going to meetings, no matter where they are held, no matter how you feel about it. You will eventually see that those AA meetings are places where lives are saved and members learn how to stay sober."
Some groups have their share of "broken down people" who attend
meetings. However, if you look behind the closed door, you will find doctors, lawyers, and a wide range of professional people who attend meetings anonymously. All types of people, blue collar and indigent included, gather in these meetings to get and stay sober. No one knows for sure how, but AA works!
THINGS THAT COULD DISCOURAGE A CLIENT FROM AA
It lacks in-home, one–to-one counselling. Not everyone wants to deal
with their issues in a semi-public forum.
Its insistence on a pre-determined structure
It tends to hold meetings in draughty halls
Agnostic clients will not like its Christian overtones
Find out if there is an Alcoholics Anonymous group in your local area. If there is, you may suggest that your clients attend to see if it will help them recover. Also, do some research on the internet into the Twelve Step program of recovery.
Librium and Valium are two well-known tranquillisers, which are part of a group of drugs known as Benzodiazepines (or diazepam). Throughout the 1960s, '70s and '80s, they were prescribed widely, because they are effective in reducing anxiety, aiding sleep and relaxing muscles. However, they also have disadvantages. They are highly addictive, and can induce depression and suicide tendencies. They are even thought to cause brain damage, aggression, rage and road traffic accidents. It is hard to stop taking diazepam, which is said to be more addictive than heroin. Reducing the diazepam intake should be done gradually and under a doctor's supervision. Xanax was initially prescribed as a substitute for Valium, especially in the case of Valium dependency. It was believed to be a safe and non-addictive alternative. Time proved this wrong. It was found to be as addictive as the other substances used as tranquillisers.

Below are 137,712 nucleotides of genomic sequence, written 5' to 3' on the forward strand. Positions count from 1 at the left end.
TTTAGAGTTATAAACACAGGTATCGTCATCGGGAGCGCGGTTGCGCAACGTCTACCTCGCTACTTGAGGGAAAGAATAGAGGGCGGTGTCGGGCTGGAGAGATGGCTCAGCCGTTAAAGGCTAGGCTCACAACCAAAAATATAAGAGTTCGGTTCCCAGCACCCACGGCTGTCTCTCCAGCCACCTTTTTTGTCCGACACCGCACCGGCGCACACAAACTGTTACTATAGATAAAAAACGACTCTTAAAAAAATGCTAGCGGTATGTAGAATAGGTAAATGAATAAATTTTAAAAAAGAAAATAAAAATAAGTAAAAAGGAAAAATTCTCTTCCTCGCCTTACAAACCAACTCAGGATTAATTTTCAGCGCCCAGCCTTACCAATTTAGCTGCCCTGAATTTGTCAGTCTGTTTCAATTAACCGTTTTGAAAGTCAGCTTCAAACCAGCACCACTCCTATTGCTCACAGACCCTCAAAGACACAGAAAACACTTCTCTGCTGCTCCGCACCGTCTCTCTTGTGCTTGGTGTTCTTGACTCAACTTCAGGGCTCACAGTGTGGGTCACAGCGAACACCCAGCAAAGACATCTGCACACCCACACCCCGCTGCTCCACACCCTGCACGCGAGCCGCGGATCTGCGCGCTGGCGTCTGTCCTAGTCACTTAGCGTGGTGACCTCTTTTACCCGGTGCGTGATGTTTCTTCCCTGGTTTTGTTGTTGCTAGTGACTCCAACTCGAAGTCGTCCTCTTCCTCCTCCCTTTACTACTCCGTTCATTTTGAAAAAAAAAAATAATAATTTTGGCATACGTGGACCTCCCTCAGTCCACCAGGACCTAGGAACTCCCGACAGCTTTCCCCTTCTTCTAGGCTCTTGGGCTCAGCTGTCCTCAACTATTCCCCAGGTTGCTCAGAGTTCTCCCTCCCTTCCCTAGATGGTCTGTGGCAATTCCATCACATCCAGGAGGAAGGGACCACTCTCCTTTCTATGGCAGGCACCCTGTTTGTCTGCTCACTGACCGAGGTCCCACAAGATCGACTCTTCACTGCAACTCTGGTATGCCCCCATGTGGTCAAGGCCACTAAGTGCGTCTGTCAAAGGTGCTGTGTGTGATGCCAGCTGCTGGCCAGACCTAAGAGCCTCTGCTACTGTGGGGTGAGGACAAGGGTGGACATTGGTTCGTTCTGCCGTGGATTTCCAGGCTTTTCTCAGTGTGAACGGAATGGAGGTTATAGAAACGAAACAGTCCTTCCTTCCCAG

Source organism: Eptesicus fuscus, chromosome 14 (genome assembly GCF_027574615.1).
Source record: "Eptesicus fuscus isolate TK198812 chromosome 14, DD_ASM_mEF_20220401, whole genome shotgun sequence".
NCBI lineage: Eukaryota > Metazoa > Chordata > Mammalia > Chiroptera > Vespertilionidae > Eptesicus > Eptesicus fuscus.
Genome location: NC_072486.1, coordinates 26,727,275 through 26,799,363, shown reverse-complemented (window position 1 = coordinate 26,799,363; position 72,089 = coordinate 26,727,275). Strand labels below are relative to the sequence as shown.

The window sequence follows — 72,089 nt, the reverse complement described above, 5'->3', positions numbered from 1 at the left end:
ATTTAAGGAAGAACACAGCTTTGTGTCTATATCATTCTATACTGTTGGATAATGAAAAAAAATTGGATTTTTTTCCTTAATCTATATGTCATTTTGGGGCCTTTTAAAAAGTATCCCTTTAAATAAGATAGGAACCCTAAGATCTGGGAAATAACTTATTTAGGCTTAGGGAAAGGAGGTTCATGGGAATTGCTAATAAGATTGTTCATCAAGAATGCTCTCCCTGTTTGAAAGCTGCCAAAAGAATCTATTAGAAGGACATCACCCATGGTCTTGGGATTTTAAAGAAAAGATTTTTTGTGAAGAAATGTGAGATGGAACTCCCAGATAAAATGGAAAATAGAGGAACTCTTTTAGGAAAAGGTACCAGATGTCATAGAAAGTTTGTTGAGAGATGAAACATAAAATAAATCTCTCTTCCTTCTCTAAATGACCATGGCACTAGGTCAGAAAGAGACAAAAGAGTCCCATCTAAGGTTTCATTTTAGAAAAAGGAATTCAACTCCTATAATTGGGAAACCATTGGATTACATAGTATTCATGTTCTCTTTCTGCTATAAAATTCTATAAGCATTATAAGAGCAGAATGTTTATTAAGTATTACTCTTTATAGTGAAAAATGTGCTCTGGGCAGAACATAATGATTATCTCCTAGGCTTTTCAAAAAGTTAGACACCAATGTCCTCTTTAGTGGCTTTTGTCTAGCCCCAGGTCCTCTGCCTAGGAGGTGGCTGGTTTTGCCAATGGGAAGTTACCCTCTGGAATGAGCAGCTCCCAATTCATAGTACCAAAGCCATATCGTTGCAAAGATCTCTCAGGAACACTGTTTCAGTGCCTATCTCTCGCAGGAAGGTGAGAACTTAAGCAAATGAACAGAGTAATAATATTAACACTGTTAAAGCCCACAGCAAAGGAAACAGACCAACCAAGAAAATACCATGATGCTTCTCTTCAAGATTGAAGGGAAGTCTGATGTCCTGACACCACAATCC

PRESCRIPTION DRUG ABUSE
When drugs are prescribed and taken as directed there is little chance of addiction. When the drug is not taken as directed, or if it is prescribed to a person with a desire to experience the drugs' side effects, that is where the problem begins. Prescription drug addiction can affect the young, middle-aged, or elderly. Addicted individuals may come from any occupation, hold entry level or high level positions, be parents or grandparents, single or married. As a counsellor you will encounter clients who are not using prescribed drugs as directed or using them for a condition other than what they were prescribed. You can try to counsel a person who is misusing prescription drugs. However, you need to do it under the supervision of a doctor. The process goes like this:
The patient has to have a commitment to stop using the drug (s)
Advice and direction from the doctor must be followed
Your client may need additional support from outside groups
If it is proven that the individual cannot stop and abstain, then a doctor
DRUG ABUSE AND THE INTERNET
The recent rise in making drugs easily available is compounding the drug problem. The internet makes drugs easy to get. Even a child can order them. Most people do not go to the doctor and falsify their medical complaints, but the internet makes this easy to do. The attraction of doing it anonymously adds to the problem. Most people do not realise this is illegal. SOLVENT ABUSE